Cruise ship port in Old San Juan

The cruiseship port in Old San Juan >Courtesy Puerto Rico Icon 

A study by the Mastercard Economics Institute shows that while international travel continues to be restricted around the world due to the COVID-19 pandemic, Puerto Rico’s political relationship with the United States has given the island’s tourism sector a major boost.

“The limited border reopenings have proven to be challenging for travelers and the travel industry alike. But the select open corridors such as between Australia and New Zealand and between the U.S. and Latin America and the Caribbean are meeting and in some cases exceeding pre-pandemic levels,” according to the “Recovery Insights: Ready for Takeoff?“ report by Mastercard.

The reopening has been particularly strong in Puerto Rico and the U.S. Virgin Islands (USVI), which are sister U.S. territories that depend greatly on stateside visitors. As reported by THE WEEKLY JOURNAL, Grupo Aeroportuario del Sureste, whose Aerostar Airport Holdings company manages the Luis Muñoz Marín International Airport (SJU) in the San Juan metro area, has continued to report strong visitor numbers for the island’s main airport.

When compared to the pandemic levels of June 2020, passenger traffic has increased in Puerto Rico by a dramatic 372 percent. In June 2020, during the height of the pandemic, only 214,009 passenger arrivals were recorded at SJU. However, this number jumped to 1,009,754 last month, the company reported.

Since Americans have been able to save more during the pandemic, thanks in large part to increased federal financial assistance, there is a huge pent-up demand for travel. However, this is balanced by a supply shortage of long-haul planes, pilots and other airline employees. As a result, “the recovery of travel worldwide is likely to be imbalanced, drawn out and non-linear,” according to Mastercard.

While the global travel recovery remains uneven, one-fifth of countries studied have returned to at least 90 percent of pre-pandemic levels for domestic flight bookings. While some—including the U.S., Australia and France—are exceeding pre-pandemic domestic flight bookings, others—such as Canada, Thailand and New Zealand—are at a fraction of where they were before the pandemic began.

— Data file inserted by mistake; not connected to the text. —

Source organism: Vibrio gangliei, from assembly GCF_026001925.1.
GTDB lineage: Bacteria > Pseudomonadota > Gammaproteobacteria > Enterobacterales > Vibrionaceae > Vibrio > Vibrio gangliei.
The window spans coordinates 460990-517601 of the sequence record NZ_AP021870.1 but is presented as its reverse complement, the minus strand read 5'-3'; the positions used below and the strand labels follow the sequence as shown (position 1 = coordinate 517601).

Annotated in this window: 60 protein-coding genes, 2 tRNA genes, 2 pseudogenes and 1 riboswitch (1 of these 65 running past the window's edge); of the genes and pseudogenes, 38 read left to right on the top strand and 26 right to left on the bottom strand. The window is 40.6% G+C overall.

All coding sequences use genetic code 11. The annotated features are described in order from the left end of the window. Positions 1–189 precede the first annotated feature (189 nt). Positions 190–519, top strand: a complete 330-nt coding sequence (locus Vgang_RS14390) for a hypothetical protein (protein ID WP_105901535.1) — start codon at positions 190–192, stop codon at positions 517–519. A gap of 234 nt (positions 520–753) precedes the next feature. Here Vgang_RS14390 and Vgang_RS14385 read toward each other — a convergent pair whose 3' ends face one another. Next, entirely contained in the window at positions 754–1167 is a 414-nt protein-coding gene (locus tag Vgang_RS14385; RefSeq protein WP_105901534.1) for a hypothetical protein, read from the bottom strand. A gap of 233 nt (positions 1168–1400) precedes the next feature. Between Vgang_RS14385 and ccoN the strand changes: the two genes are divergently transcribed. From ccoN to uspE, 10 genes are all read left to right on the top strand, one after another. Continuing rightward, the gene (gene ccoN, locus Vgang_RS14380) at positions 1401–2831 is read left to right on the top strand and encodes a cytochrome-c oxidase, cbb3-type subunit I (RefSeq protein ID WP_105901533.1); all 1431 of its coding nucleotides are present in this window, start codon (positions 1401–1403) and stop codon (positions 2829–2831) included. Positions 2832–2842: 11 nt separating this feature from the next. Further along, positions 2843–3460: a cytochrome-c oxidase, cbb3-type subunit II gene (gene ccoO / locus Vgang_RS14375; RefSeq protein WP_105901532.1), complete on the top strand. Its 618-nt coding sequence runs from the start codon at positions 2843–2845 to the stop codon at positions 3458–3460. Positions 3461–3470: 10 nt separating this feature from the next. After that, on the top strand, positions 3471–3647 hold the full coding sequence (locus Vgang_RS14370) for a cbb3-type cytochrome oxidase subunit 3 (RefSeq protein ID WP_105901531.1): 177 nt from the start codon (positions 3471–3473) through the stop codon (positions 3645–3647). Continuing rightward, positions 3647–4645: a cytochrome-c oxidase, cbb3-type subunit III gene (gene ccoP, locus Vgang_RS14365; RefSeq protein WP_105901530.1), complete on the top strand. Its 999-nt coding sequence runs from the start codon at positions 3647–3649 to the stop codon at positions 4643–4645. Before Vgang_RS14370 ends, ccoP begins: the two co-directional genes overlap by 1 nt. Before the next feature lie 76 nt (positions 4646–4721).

“While there’s been an impressive recovery in domestic air travel in a number of markets, the rebound won’t happen overnight. The pandemic brought the industry down to spending levels not seen in over 15 years,” said Bricklin Dwyer, Mastercard chief economist and head of the Mastercard Economics Institute. “While a lot of uncertainty remains, pent-up savings, a desire to venture farther from home, and the green light from governments could all provide significant tailwinds for the continued travel recovery.”

Ponce Revamping Hotel Offerings

As tourism in Puerto Rico continues to surge, the hospitality offerings in the southern city of Ponce are being revamped with a total $9 million renovation work at three local hotels: Hotel Fox, Hotel Solace by the Sea and Hotel Meliá.

According to Puerto Rico Tourism Company (PRTC) Executive Director Carlos Mercado Santiago, the construction work by Ponce Prime Resorts LLC will create 180 local jobs. The three hotels have a total 229 rooms on offer.

“The reconstruction of each of these hotels is excellent news for the tourism industry, since they have particular characteristics that distinguish them and, without a doubt, contributes to the range of alternatives that Ponce has to offer to visitors, which significantly strengthens the evolution of tourism and the creation of employment, which will greatly boost the economic development of the entire southern region of Puerto Rico,” Mercado said.

Hotel Fox is known for its Pop Art theme, featuring such icons as Marilyn Monroe and Elvis Presley, and is renovating its facilities at a cost of nearly $2 million.

Hotel Solace by the Sea, located on the Caribbean Sea, is renovating at a cost of more than $2.8 million. Meanwhile, the historic Meliá, located on Ponce’s main plaza, is being renovated at a cost of nearly $4.5 million.

Asst. Editor/Reporter for The Weekly Journal. She is a journalist with more than 20 years of experience. Rosario received both of her bachelor’s and master’s degrees in International Politics from Georgetown University’s School of Foreign Service.

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